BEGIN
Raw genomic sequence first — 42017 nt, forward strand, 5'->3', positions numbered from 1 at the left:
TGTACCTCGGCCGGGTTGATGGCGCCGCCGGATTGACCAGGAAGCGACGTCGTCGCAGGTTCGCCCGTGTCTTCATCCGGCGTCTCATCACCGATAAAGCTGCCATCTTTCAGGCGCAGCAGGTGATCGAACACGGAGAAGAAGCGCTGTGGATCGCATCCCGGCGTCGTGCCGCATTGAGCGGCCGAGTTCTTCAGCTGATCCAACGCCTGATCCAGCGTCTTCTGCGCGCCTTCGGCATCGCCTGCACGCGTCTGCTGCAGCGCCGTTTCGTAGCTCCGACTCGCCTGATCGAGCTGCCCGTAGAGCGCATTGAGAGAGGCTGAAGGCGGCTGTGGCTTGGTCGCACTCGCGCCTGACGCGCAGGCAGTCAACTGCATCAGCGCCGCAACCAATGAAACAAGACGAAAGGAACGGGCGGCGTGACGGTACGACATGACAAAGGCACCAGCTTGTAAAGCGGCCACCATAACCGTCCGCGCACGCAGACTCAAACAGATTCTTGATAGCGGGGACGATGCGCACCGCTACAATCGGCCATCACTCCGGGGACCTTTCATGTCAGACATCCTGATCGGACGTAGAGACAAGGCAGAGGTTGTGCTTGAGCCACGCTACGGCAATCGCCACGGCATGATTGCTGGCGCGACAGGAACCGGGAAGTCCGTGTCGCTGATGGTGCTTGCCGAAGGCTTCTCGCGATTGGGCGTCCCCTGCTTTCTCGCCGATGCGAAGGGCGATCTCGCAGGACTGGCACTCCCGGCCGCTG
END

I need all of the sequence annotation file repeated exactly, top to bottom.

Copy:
Raw genomic sequence first — 42017 nt, forward strand, 5'->3', positions numbered from 1 at the left:
TGTACCTCGGCCGGGTTGATGGCGCCGCCGGATTGACCAGGAAGCGACGTCGTCGCAGGTTCGCCCGTGTCTTCATCCGGCGTCTCATCACCGATAAAGCTGCCATCTTTCAGGCGCAGCAGGTGATCGAACACGGAGAAGAAGCGCTGTGGATCGCATCCCGGCGTCGTGCCGCATTGAGCGGCCGAGTTCTTCAGCTGATCCAACGCCTGATCCAGCGTCTTCTGCGCGCCTTCGGCATCGCCTGCACGCGTCTGCTGCAGCGCCGTTTCGTAGCTCCGACTCGCCTGATCGAGCTGCCCGTAGAGCGCATTGAGAGAGGCTGAAGGCGGCTGTGGCTTGGTCGCACTCGCGCCTGACGCGCAGGCAGTCAACTGCATCAGCGCCGCAACCAATGAAACAAGACGAAAGGAACGGGCGGCGTGACGGTACGACATGACAAAGGCACCAGCTTGTAAAGCGGCCACCATAACCGTCCGCGCACGCAGACTCAAACAGATTCTTGATAGCGGGGACGATGCGCACCGCTACAATCGGCCATCACTCCGGGGACCTTTCATGTCAGACATCCTGATCGGACGTAGAGACAAGGCAGAGGTTGTGCTTGAGCCACGCTACGGCAATCGCCACGGCATGATTGCTGGCGCGACAGGAACCGGGAAGTCCGTGTCGCTGATGGTGCTTGCCGAAGGCTTCTCGCGATTGGGCGTCCCCTGCTTTCTCGCCGATGCGAAGGGCGATCTCGCAGGACTGGCACTCCCGGCCGCTG